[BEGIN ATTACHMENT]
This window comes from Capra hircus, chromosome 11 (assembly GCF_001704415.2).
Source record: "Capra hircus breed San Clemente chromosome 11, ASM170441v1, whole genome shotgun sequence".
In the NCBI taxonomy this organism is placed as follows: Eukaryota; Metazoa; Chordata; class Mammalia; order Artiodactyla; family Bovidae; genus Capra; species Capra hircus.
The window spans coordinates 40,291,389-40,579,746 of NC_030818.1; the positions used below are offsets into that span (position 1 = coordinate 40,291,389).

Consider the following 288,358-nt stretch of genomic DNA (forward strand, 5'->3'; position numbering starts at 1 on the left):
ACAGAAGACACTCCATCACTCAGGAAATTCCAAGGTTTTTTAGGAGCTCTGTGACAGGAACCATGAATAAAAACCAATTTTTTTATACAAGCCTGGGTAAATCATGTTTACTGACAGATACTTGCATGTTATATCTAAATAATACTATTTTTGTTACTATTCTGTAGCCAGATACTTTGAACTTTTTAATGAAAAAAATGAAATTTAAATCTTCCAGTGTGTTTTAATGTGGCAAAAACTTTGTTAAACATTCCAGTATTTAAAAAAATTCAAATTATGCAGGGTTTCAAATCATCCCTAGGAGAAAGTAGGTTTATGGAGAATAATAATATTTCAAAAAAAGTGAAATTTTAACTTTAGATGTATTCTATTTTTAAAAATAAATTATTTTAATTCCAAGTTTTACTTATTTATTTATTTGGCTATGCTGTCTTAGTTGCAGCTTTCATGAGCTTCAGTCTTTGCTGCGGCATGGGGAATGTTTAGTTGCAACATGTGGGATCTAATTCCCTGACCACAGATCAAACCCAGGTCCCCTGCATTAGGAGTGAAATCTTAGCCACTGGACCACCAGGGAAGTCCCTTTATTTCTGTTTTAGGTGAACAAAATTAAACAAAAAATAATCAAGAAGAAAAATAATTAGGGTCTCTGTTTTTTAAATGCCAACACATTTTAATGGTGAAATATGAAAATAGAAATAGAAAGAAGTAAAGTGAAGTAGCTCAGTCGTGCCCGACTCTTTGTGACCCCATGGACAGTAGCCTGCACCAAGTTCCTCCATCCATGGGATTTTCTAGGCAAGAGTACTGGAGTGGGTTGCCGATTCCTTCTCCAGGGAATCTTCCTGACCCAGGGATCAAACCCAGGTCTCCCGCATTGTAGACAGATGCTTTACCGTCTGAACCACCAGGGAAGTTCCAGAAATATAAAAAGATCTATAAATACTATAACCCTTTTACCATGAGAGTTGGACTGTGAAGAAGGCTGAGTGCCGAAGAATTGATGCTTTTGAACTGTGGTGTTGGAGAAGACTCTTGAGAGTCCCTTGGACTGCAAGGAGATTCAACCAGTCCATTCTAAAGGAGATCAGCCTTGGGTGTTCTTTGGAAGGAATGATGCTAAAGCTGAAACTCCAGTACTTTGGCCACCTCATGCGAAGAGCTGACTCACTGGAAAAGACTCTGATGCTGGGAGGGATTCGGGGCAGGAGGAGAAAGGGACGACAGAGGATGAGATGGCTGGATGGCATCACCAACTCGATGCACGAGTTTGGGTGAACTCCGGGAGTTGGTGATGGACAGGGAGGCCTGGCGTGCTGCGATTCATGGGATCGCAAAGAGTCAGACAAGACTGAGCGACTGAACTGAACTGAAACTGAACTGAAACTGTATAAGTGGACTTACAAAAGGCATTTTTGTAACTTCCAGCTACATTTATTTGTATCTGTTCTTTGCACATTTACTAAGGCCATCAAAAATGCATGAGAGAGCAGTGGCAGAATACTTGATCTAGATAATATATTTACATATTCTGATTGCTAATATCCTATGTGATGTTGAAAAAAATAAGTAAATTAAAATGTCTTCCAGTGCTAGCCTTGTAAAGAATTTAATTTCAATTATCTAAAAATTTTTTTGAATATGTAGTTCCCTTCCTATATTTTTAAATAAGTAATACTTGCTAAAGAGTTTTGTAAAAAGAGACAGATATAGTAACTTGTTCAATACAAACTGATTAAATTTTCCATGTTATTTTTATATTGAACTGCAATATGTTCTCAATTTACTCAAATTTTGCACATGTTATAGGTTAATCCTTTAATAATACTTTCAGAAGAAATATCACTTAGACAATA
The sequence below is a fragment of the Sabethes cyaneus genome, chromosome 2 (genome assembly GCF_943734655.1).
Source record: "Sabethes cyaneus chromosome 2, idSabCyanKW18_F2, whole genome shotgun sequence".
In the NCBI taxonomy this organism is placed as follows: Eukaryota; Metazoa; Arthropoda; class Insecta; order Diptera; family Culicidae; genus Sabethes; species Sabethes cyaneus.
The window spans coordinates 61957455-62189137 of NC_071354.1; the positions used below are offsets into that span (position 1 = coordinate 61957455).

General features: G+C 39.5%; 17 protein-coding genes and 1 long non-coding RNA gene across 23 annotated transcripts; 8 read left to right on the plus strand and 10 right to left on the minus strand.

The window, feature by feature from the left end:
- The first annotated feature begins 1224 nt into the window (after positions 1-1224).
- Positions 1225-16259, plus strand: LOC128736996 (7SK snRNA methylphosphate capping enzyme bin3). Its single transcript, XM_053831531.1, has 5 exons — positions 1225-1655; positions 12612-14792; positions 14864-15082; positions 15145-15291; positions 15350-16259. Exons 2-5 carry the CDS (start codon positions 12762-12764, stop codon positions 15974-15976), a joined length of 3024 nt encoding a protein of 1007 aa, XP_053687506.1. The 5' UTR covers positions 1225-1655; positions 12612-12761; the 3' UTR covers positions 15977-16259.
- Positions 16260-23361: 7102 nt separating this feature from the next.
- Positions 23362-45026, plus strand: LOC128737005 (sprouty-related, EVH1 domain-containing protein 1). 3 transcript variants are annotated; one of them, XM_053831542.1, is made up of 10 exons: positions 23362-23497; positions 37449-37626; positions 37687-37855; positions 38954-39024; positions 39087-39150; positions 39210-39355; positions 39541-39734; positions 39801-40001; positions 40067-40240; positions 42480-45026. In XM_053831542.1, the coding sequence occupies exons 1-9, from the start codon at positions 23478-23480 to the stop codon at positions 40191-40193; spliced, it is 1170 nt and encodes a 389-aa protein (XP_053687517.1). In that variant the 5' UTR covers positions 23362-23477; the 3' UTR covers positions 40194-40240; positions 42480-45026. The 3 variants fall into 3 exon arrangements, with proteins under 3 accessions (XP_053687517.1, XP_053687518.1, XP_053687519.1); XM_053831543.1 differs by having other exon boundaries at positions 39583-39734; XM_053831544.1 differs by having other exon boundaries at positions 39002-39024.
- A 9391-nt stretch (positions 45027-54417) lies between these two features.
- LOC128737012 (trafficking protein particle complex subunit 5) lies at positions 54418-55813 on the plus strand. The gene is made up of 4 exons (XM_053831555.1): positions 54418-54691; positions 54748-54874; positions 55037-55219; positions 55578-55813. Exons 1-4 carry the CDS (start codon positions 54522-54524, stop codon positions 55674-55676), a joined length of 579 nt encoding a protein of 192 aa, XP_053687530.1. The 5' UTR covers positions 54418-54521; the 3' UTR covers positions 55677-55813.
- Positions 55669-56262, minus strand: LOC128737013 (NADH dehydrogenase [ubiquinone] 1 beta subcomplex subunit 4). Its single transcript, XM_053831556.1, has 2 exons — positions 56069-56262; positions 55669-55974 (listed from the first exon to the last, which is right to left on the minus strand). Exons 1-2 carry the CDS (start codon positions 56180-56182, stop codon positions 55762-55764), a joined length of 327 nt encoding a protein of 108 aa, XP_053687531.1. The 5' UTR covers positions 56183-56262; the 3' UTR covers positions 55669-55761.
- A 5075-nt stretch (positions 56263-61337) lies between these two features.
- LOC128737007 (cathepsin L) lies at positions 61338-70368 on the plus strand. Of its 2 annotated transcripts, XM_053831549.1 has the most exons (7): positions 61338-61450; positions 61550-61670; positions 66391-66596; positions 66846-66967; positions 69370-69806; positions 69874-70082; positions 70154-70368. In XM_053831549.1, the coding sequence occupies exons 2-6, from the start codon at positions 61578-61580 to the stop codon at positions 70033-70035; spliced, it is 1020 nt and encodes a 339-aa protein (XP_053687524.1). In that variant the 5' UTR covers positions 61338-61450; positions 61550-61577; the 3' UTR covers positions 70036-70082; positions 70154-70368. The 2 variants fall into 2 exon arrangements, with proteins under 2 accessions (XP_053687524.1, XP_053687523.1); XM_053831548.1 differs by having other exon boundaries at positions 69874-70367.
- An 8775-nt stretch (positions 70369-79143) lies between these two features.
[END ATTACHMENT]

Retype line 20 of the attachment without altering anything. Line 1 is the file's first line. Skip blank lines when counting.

- A 5075-nt stretch (positions 56263-61337) lies between these two features.